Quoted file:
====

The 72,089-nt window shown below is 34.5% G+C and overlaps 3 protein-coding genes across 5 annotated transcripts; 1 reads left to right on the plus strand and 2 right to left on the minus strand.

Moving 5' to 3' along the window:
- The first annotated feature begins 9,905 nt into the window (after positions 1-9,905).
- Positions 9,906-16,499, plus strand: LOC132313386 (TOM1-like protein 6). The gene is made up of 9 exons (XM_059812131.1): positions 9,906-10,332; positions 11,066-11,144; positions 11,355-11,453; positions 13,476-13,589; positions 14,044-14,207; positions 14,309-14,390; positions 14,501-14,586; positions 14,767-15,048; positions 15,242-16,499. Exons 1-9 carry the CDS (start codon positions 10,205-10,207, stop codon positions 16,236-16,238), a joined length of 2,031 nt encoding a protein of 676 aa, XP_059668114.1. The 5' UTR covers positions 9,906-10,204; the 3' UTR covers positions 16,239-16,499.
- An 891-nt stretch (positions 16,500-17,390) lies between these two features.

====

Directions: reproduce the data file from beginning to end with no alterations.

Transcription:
The 72,089-nt window shown below is 34.5% G+C and overlaps 3 protein-coding genes across 5 annotated transcripts; 1 reads left to right on the plus strand and 2 right to left on the minus strand.

Moving 5' to 3' along the window:
- The first annotated feature begins 9,905 nt into the window (after positions 1-9,905).
- Positions 9,906-16,499, plus strand: LOC132313386 (TOM1-like protein 6). The gene is made up of 9 exons (XM_059812131.1): positions 9,906-10,332; positions 11,066-11,144; positions 11,355-11,453; positions 13,476-13,589; positions 14,044-14,207; positions 14,309-14,390; positions 14,501-14,586; positions 14,767-15,048; positions 15,242-16,499. Exons 1-9 carry the CDS (start codon positions 10,205-10,207, stop codon positions 16,236-16,238), a joined length of 2,031 nt encoding a protein of 676 aa, XP_059668114.1. The 5' UTR covers positions 9,906-10,204; the 3' UTR covers positions 16,239-16,499.
- An 891-nt stretch (positions 16,500-17,390) lies between these two features.